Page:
Managing the Global Burden of Chronic Musculoskeletal Pain
Ian Potter Auditorium
Kenneth Myer Building
T: 8344 8455
2019 Miegunyah Distinguished Visiting Fellow Public Lecture
Musculoskeletal pain conditions such as arthritis and back pain are the most common causes of pain and disability in Australia and are major global public health concerns. They affect the bones, joints, muscles and connective tissues, stop people doing their everyday activities, lead to time off work, healthcare consultation and frequent medication use. The consequences are substantial in terms of the daily effort to self-manage, physical and psychological distress, and the struggle to meet family, social and work obligations. Together, they represent the largest single cause of years lived with disability, a disability burden that will rise further as the population increases and ages.
Healthcare for people with musculoskeletal conditions is mostly aimed at controlling pain and improving function and quality of life. At present, efforts to both prevent and manage musculoskeletal pain conditions are suboptimal with over-use of imaging, medications that have serious side effects and costly surgical procedures such as knee arthroscopy, despite evidence showing that they are not effective. On the other hand, safe and effective treatments such as exercise, weight loss and other pain self-management strategies are globally either inaccessible or under-used.
This lecture will provide an overview of the burden of musculoskeletal pain conditions, explore reasons for why healthcare is currently suboptimal and propose different ways that high-value healthcare can be provided in order to improve outcomes for people with these conditions as well as making the best use of limited healthcare resources. The lecture will explore the potential of combining healthcare strategies with strategies from other sectors including public health and industry. Greater focus on prevention strategies and approaches that maximise self-management are likely to be particularly important for the future.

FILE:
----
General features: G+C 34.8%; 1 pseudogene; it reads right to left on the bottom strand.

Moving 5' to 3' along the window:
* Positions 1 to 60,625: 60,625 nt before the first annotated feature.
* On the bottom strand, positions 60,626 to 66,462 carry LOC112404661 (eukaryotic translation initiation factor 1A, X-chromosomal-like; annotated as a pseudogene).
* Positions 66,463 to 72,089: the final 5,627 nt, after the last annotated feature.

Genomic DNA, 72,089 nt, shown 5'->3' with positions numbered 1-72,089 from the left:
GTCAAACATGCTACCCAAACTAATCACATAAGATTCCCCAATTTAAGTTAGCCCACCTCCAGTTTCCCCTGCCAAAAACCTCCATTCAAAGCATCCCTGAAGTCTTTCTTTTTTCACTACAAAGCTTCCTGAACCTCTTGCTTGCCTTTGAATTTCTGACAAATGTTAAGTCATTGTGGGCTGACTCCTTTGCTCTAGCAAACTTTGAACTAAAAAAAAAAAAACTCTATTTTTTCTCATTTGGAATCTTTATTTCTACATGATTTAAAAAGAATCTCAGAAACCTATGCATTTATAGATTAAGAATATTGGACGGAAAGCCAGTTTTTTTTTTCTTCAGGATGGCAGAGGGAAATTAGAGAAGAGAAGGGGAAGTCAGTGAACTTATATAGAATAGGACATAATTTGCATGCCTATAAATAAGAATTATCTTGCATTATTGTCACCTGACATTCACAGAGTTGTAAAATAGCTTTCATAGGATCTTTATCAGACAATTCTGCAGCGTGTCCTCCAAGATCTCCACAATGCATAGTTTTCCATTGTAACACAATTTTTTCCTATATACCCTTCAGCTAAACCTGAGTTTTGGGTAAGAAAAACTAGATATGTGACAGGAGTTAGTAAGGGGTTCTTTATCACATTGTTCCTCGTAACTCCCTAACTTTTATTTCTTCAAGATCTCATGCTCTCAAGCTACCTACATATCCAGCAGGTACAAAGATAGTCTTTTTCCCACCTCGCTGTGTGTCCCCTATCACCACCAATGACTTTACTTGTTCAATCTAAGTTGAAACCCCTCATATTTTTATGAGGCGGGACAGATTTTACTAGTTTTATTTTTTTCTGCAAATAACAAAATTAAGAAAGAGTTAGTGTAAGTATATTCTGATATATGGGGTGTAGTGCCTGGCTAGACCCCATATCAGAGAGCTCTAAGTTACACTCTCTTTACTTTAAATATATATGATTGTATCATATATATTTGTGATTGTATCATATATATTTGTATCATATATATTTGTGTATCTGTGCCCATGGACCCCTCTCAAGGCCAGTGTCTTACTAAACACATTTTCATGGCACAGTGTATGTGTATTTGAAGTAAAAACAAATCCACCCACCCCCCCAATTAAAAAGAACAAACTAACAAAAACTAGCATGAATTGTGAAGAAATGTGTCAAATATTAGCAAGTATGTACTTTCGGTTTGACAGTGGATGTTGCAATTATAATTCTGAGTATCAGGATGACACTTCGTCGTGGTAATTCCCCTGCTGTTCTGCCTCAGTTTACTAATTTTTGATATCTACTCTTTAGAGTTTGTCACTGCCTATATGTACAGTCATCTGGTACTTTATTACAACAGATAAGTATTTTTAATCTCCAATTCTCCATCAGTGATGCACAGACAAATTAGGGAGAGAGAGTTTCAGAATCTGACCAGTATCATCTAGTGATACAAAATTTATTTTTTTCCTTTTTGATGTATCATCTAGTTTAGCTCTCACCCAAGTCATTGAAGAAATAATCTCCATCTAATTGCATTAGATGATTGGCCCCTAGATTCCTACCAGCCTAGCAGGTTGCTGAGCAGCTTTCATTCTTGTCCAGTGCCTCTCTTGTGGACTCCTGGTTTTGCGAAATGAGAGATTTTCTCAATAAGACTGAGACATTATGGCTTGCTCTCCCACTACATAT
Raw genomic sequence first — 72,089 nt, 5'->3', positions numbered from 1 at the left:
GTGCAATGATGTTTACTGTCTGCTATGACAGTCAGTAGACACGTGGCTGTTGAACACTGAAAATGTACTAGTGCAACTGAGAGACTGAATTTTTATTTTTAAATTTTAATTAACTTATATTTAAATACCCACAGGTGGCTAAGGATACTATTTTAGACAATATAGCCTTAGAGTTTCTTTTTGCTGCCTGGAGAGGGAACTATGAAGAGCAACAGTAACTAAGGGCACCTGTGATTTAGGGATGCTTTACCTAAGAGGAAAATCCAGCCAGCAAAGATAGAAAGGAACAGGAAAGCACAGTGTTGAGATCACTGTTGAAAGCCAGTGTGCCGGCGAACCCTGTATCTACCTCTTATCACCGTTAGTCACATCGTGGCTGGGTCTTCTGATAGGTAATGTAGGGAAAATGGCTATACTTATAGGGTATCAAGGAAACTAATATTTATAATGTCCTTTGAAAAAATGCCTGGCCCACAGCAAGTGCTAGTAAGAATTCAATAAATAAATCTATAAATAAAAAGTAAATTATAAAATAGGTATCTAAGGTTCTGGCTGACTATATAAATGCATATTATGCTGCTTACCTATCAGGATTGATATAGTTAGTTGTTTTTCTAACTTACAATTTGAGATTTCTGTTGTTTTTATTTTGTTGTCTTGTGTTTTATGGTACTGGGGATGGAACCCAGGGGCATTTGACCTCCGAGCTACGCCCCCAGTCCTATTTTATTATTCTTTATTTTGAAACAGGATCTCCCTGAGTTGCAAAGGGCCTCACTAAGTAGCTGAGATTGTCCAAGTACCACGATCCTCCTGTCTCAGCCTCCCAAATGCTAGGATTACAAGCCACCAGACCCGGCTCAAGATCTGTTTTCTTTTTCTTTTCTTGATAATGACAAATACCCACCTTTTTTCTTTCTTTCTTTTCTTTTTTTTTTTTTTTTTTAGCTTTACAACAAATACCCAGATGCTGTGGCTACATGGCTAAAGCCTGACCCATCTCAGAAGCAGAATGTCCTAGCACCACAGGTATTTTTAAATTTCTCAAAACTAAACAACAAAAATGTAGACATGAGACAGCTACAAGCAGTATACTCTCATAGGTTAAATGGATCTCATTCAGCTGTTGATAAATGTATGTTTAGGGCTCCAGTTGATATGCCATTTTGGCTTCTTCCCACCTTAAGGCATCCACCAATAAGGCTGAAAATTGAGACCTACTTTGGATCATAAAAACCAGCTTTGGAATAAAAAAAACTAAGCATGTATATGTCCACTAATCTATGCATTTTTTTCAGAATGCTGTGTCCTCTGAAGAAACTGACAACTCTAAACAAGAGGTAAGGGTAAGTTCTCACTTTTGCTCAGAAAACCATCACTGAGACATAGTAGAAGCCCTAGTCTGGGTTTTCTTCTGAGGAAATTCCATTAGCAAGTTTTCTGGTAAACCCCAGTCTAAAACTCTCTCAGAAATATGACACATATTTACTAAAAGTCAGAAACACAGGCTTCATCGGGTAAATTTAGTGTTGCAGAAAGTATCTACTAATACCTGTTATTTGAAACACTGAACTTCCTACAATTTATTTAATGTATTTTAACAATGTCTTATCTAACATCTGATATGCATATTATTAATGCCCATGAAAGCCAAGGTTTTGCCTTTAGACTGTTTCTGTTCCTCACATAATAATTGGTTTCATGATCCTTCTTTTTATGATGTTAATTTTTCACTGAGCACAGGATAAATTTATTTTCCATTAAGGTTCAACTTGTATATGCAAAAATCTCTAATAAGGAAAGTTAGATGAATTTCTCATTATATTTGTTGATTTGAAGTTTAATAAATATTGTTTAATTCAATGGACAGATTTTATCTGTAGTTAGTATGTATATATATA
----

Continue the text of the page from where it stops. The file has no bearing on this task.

Professor Nadine Foster, NIHR Professor of Musculoskeletal Health in Primary Health
Professor Nadine Foster
NIHR Professor of Musculoskeletal Health in Primary Health
Nadine is an NIHR Professor of Musculoskeletal Health in Primary Care at Keele University, Staffordshire, United Kingdom, and Director of Keele Clinical Trials Unit. She leads the Musculoskeletal Health and Pain research programme within the Arthritis Research UK Primary Care Centre in the Research Institute of Primary Care and Health Sciences and is an NIHR Senior Investigator. Her research focuses on the commonest musculoskeletal pain conditions, including low back pain and osteoarthritis and whilst her research programme utilises many research methods she has a particular interest in developing, testing and implementing treatments and services for patients with musculoskeletal pain. She has led or collaborated on more than 19 randomised trials, with funding support from Arthritis Research UK, the Medical Research Council and the National Institute for Health Research (NIHR). She leads an NIHR Programme Grant for Applied Research on stratified primary care for patients with musculoskeletal pain (STarT MSK) and an NIHR Health Technology Assessment (HTA) funded trial testing stratified care for patients consulting in primary care with sciatica (SCOPiC). Nadine is the lead NIHR training advocate for physiotherapy and Past President of the Society of Back Pain Research. She chairs the NIHR Research for Patient Benefit funding panel in the West Midlands, and has previously served on HTA funding committees and the Arthritis Research UK Pain Clinical Studies Group. She has over 180 peer reviewed publications, supervised 13 PhD students and contributed to over £35 million in research funding.